# Update

Despite my hope to the contrary, it would appear that the math I’ve done while here so far as not parlayed into me blogging super-frequently. For what it’s worth: Life is busy. Just in case you were wondering. ^_^

Lately, I’ve been working from home more than I’ve been going to Princeton/IAS. My goal is to change that soon and I actually had a wonderful day at IAS today. I’d like to go tomorrow but I have a work meeting at the least convenient time one can imagine; there’s also no topology seminar at the University tomorrow, so I suppose I’ll be staying in and working again. No harm no foul, I suppose.

So what have I been working on? Well:

• Universal Circles for Depth-One Foliations of 3-Manifolds. The gist here is: If you have a taut (e.g.) foliation on a 3-manifold, a theorem of Candel says we can find a metric on all the leaves so that they’re hyperbolic. Moreover, by tautness, you can lift to a foliation of the universal cover which is then a foliation whose leaves are hyperbolic discs. A ridiculously deep idea of Thurston was to look at the infinite circle boundaries of these disk leaves and maybe…glue them together? Canonically? And see if that gives insight about things?

You probably already know how this ends: It’s doable (because he’s Thurston) and it does provide deep insight about the downstairs manifold (see, e.g., the articles by Calegari & Dunfield and/or Fenley, or Calegari’s book…)

Now, let’s say we do this for certain classes of kind-of-understood-but-still-unknown-enough-to-be-interesting foliations like those of finite depth. Can we get cool manifold stuff by doing this process? I dunno, but maybe.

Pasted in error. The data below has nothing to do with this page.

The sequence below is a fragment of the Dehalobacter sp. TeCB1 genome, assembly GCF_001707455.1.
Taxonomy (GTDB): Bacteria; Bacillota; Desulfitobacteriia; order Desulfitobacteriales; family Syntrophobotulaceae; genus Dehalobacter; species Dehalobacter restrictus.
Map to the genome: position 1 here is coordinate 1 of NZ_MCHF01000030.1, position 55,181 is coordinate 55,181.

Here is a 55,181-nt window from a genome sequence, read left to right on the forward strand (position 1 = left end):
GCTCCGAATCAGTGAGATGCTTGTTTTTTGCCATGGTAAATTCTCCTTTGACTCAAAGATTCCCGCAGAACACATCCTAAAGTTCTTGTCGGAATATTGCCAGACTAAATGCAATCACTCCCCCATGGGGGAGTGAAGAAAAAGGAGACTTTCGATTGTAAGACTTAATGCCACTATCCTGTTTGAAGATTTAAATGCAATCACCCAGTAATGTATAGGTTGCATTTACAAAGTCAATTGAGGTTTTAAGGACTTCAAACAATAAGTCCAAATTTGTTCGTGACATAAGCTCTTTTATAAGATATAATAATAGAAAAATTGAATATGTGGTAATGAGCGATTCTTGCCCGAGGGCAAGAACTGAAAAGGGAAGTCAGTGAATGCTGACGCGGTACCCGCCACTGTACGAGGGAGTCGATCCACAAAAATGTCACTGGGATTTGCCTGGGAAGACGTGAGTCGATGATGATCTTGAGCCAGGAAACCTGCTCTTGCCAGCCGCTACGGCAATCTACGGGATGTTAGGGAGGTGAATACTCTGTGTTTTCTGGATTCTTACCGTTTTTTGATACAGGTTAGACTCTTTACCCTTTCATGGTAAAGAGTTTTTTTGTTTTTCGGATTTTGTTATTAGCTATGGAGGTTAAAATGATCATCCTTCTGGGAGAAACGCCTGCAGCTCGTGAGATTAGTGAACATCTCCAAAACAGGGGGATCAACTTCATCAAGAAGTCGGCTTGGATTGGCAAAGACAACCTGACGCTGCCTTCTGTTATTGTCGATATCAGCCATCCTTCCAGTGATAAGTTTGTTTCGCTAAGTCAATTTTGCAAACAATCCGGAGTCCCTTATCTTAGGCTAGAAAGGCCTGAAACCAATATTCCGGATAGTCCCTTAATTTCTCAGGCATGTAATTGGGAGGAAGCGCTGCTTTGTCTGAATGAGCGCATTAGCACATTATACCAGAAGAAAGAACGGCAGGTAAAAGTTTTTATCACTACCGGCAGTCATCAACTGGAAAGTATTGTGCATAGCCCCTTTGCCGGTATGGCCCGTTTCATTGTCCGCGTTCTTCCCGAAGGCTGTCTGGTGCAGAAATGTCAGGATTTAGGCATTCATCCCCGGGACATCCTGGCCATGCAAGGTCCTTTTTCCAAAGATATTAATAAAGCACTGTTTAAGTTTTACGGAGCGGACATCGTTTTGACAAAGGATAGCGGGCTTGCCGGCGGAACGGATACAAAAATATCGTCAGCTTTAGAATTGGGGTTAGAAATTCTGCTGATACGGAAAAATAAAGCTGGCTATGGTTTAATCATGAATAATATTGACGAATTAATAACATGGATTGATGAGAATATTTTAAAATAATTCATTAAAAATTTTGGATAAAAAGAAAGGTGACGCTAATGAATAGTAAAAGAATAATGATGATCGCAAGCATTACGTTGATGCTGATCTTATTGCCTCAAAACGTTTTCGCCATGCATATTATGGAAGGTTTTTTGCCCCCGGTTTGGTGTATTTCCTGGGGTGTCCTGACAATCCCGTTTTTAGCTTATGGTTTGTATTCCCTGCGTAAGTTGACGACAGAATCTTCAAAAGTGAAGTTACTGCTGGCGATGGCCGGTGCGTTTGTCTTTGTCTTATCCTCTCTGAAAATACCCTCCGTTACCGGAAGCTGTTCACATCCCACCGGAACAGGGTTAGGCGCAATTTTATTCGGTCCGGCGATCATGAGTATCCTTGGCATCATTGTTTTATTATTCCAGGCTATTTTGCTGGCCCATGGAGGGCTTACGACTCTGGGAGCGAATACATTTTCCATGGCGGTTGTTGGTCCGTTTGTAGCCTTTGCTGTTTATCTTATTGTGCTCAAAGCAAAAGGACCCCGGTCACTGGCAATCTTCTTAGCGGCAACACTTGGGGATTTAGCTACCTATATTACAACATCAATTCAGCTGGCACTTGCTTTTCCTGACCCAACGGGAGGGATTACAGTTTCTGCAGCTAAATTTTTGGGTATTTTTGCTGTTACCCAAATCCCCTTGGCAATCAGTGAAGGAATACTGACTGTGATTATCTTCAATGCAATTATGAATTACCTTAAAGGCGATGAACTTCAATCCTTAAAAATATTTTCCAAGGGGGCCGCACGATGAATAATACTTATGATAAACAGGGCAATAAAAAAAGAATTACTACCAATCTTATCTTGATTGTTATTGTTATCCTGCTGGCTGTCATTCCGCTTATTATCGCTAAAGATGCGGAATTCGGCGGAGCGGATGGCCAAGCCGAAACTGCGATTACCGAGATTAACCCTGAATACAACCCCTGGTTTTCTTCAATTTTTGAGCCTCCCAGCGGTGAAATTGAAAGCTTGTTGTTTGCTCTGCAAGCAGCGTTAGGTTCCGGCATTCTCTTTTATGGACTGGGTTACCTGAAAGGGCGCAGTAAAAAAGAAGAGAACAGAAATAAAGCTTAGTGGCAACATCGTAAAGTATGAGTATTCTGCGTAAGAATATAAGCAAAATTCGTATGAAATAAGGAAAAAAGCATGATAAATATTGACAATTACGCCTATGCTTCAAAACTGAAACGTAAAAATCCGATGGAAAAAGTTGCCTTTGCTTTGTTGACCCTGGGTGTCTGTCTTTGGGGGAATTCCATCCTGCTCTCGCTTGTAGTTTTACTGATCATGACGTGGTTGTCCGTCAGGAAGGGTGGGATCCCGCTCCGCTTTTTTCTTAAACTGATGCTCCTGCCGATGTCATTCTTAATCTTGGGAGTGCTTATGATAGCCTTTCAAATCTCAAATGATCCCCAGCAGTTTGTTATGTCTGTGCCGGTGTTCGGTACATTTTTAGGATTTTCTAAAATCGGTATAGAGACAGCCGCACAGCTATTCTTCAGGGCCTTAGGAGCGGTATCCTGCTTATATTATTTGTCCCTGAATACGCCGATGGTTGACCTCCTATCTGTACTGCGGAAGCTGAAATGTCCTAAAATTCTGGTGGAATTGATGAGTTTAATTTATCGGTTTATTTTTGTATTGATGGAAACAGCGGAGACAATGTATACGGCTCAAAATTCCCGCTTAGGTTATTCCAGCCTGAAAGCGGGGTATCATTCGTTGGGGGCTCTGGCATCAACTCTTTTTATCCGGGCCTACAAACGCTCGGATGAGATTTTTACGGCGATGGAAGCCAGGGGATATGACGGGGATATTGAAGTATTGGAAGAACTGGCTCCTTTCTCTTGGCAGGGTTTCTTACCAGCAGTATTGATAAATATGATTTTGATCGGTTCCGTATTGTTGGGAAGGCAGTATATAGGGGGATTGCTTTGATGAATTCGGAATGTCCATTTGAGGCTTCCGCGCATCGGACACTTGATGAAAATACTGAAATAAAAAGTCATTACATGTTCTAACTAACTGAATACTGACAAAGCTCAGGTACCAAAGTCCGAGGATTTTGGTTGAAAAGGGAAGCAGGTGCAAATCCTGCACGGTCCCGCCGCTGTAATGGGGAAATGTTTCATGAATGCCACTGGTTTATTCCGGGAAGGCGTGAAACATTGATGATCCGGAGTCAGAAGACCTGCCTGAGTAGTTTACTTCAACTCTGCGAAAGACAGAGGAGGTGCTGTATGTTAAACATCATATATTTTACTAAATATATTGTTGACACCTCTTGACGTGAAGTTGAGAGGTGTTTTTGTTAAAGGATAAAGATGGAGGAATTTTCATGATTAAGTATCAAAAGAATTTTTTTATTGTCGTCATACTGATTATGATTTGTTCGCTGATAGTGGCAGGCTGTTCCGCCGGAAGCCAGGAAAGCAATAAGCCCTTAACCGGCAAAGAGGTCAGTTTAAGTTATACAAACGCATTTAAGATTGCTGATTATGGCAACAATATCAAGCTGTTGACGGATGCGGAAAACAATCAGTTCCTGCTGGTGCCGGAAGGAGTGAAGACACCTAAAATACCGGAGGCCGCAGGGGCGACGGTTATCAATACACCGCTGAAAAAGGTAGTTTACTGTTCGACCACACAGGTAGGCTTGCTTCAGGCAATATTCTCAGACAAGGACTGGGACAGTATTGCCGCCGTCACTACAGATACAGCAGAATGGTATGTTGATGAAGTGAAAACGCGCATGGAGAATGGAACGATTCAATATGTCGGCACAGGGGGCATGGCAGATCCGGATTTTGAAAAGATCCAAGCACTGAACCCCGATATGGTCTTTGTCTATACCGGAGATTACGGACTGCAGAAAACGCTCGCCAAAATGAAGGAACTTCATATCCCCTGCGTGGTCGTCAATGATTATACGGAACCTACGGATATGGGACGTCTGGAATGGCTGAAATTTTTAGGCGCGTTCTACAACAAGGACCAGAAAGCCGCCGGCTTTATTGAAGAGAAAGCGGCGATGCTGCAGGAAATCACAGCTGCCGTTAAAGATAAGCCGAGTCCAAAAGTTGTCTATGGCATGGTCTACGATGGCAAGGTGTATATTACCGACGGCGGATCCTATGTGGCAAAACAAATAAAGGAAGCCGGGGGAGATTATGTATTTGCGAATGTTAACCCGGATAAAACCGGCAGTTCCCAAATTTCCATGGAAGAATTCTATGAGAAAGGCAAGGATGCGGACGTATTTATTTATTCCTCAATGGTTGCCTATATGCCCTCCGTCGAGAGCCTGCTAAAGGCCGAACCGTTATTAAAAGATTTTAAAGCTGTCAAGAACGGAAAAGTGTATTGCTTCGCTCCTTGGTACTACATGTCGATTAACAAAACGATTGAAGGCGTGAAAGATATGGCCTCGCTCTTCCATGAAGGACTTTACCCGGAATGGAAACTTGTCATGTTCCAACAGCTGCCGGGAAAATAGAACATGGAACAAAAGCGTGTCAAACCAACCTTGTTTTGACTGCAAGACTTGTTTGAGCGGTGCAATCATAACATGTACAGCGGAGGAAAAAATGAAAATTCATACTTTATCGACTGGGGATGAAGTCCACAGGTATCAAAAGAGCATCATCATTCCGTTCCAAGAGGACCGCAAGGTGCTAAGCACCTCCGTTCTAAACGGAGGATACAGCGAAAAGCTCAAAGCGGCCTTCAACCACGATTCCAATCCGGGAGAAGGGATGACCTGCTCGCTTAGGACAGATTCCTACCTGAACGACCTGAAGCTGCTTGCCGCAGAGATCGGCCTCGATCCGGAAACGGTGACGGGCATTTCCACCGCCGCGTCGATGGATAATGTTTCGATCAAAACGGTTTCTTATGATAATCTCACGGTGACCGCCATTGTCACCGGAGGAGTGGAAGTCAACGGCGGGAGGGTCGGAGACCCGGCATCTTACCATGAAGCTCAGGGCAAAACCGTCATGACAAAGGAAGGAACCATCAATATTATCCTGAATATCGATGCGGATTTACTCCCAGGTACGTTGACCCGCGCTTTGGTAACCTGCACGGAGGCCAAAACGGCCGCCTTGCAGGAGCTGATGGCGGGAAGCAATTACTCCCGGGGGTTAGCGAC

• Homologies. My ATE was about Gabai’s work on foliating sutured manifolds, so studying sutured manifolds is something I’m still interested in. One way of doing that nowadays is with this colossal, ridiculously-powerful tool called Sutured Floer homology. So…you know…homology…but when talking with other grad students about the millions of homologies out there and about how nobody really understands what motivates discovers of them, I realized that there was a lot I needed to know before focusing on one homology foreverever. So I’m working on learning stuff about homologies.
• Geometric Group Theory. Ian Agol is at IAS this year as the distinguished visitor and a lot of his work is on relationships between GGT and 3-manifolds. If you listen to any talk relating those two things, you realize there’s this whole dictionary of words and acronyms like QCERF and LERF and RAAG and Virtually SpecialResidually Finite, etc. etc. I think in order to someday bridge the gap towards doing work like those guys do, I need to know what all these words mean, and what better time to figure that out than right now?! So yea…I’m doing that some, too.